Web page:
You might think your cat is a little…weird. And you’re probably right. Yes, she might spazz out at every little thing. Yes, she twitches her tail funny when she’s eating. And yes, she can erupt into a fit for no apparent reason at times.
But your cat isn’t the strangest animal on the planet. Now, these 15 animals…they just might be the most bizarre animals of all. Take a look.
1. Star Nosed Mole
Was evolution drunk when it created the star nosed mole? It looks more like a tiny alien out of a really bad science fiction movie than anything, but it is real. Featuring 22 tentacles, these fleshy oddities are used by the mole to identify its food. The moles are found in wet lowlands of North America and eat worms, mollusks, and aquatic insects.
2. Pink Fairy Armadillo
I imagine this is what it would look like to see a guinea pig in an armadillo costume, but this guy is the real deal. The pink fairy armadillo is the smallest species of armadillo and is found in Argentina, where it can easily adjust to Argentina’s changing temperatures. The armadillos eat mostly ants and larva they find by digging in the dirt. Unfortunately, they are both very hard to come by and very difficult to raise in captivity, so there hasn’t been much research done on the species.
It looks like a sculpture of a grumpy old man, doesn’t it? Wrong again. It’s actually a fish! This guy inhabits the deep sea near Australia, New Zealand, and Tasmania. They’re called blobfish because…well…they’re just blobs. These fish are mainly a gelatinous mass that floats above the ocean floor and eats whatever is floating in the water. They don’t do much swimming.
This little guy has eyes as big as his brain, each measuring in around 16 mm. He’s a primate that lives in islands across Southeast Asia, although fossil records show that tarsiers once lived in other areas around the globe. Due to their long legs, these little guys are very good climbers and leapers.
5. Christmas Tree Worm
This is the Christmas tree worm. It’s a tube-building sea creature found in areas all throughout the earth’s tropical oceans. They get their name for their spirals, which look a lot like Christmas trees. The feather-like tentacles situated along each spiral trap food that eventually makes its way to the worm’s mouth.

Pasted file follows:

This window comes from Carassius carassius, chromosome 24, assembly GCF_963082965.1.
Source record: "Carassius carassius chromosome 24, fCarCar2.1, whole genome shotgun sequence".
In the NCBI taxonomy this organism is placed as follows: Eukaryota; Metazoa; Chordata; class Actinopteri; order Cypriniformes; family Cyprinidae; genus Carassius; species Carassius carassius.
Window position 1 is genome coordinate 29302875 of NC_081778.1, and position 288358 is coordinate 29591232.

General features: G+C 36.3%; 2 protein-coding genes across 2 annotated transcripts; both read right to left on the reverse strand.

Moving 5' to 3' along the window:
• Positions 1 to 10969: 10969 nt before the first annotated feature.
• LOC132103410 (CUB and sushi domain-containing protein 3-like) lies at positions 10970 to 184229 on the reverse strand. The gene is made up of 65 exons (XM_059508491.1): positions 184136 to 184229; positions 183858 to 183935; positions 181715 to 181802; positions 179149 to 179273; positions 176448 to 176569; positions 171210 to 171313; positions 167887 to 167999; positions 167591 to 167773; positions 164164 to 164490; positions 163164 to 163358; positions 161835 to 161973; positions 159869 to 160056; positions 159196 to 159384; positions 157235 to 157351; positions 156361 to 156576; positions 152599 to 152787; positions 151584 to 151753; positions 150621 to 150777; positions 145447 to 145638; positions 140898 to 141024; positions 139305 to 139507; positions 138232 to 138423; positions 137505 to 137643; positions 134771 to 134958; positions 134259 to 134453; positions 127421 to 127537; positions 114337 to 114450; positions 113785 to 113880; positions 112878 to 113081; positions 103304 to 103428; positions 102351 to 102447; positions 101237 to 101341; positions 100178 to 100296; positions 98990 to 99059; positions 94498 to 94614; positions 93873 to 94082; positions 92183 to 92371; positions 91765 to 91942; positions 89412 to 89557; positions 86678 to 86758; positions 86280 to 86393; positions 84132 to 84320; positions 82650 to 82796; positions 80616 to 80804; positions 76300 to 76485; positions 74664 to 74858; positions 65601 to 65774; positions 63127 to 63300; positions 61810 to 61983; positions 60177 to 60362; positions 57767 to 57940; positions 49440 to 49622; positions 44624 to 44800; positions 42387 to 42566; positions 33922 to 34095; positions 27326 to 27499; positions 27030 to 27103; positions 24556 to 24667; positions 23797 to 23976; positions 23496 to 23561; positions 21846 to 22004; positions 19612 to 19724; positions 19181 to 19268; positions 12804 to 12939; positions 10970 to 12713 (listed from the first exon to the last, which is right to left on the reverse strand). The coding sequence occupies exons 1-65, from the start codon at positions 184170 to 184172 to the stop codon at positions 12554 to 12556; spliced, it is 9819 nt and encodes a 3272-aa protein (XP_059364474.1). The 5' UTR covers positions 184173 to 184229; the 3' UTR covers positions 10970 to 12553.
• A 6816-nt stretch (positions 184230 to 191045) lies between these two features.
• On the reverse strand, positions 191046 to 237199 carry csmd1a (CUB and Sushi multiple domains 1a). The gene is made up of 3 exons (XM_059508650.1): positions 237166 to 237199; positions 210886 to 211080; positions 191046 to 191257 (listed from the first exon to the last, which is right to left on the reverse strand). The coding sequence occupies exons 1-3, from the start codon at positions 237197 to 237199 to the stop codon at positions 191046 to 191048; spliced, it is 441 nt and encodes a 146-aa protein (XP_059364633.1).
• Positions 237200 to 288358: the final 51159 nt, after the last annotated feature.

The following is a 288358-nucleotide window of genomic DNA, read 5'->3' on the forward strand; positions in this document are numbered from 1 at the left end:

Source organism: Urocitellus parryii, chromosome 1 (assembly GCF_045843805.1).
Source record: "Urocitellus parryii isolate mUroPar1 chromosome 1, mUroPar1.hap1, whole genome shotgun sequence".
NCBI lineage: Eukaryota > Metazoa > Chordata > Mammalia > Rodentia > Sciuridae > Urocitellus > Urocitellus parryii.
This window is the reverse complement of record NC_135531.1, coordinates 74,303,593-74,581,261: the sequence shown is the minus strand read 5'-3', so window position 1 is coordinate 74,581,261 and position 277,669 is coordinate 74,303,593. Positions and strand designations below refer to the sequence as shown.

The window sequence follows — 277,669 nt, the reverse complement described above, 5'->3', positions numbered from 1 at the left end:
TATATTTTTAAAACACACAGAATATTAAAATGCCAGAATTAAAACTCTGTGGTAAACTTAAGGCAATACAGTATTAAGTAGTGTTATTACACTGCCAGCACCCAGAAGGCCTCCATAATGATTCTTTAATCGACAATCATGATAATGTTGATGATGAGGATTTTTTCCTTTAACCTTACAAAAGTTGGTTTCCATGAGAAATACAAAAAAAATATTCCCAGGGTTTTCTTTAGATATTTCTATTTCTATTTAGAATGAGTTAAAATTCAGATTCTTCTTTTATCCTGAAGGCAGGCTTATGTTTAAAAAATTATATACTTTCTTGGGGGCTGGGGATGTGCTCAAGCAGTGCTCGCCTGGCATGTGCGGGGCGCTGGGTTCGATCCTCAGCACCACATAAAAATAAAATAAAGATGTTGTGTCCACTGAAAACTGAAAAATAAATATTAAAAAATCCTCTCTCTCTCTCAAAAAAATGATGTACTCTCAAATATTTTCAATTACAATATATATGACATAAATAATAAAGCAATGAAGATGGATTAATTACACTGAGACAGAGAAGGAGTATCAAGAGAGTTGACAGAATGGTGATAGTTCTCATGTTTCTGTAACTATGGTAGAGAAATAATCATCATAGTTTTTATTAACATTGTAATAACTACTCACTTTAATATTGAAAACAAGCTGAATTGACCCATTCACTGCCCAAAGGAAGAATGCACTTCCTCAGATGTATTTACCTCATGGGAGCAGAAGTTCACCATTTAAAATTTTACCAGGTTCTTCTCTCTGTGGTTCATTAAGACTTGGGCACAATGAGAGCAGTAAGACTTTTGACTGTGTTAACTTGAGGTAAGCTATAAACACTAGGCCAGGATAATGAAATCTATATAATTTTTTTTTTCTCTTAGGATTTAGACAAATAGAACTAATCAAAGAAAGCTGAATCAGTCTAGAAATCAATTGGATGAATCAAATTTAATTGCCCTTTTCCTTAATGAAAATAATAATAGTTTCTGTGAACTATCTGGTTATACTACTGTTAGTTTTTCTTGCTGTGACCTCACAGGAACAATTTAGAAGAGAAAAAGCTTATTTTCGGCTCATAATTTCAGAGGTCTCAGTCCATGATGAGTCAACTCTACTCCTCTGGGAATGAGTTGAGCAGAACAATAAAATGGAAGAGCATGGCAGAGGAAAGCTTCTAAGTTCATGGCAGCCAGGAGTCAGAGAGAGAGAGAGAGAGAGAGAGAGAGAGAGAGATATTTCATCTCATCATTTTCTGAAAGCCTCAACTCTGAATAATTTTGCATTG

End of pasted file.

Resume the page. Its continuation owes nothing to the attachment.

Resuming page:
6. Emperor Tamarin
You might call this guy the “mustache monkey,” but he got his name as the emperor tamarin from his apparent resemblance to emperor Wilhelm II of Germany. He lives in parts of the Amazon and eats fruits and flowers.
7. Patagonian Mara
I’m not sure which description is more accurate. Should we call this guy a small version of the antelope or some type of really large rodent? Or did they somehow crossbreed along the way? While crossbreeding certainly wasn’t the case, evolution did bring us the Patagonian Mara, which is in fact a large rodent. This animal is found in parts of Argentina, particularly the Patagonia region.
8. Saddleback Caterpillar
This strange little guy is a dangerous caterpillar with venomous spines. He’s most commonly found in eastern parts of the United States but can adapt to various temperatures. Despite this bizarre larval stage, the caterpillar grows up to become a relatively normal moth.
9. Thorn Bug
No, that’s not a festive hat on that insect’s head. It’s just Umbonia Spinosa, more commonly known as the thorn bug. They’re considered pests because they suck up tree sap and lay their eggs in the tree, often destroying it. They tend to be about a half inch in size but can vary in color.
Is this some form of mutated zebra? Nope. It’s the okapi, sometimes called a forest zebra or zebra giraffe. This animal is native to parts of the Dominican Republic, particularly the Ituri Rainforest. While it looks somewhat like a zebra with its stripes, the okapi is a closer relative of the giraffe.
11. Saiga Antelope
When evolution drew straws, it looks like the saiga antelope go the short one. It’s odd nose (which looks a bit like a blunt elephant trunk if you ask me) comes in handy while migrating since it helps filter out dust. Today, the species is only found in a corner of Russia and is considered highly endangered.
12. Short-Beaked Echidnas
Not only does this animal look odd enough to appear as a close relative to the porcupine, but when you look at other parts of this fascinating creature, you find that it really is one-of-a-kind. Most notably, it’s one of the most genetically unique animals alive. This is a mammal that lays eggs!
The dugong looks a lot like a manatee, or sea cow, only it has an odd mouth that allows it to eat off of the sea floor. (The dugong is actually a relative of the manatee.) It is a marine mammal found in areas of the Pacific Ocean all the way to the eastern coast of Africa. It is the only marine mammal that is a strict herbivore (or vegetarian).
14. Dumbo Octopus
The dumbo octopus gets its name from its fin-like structures that look like ears. This classification of octopus encompasses several species, so each creature may vary in size, color, and appearance. Nevertheless, all 37 species have the fun-looking ears and an umbrella-like tentacle structure.
Whether you’ve heard of narwhals or not, we thought they deserved a spot on this list. Often called “unicorns of the sea,” the narwhal has a large tusk that originates from its canine tooth. The animal lives in arctic waters near Russia, Canada, and Greenland. It is most closely related to the beluga whale.
No matter if you’ve heard of these creatures before or not, let us know which ones you think are the most bizarre in the comment section. Know of other odd creatures? Feel free to share those ideas as well.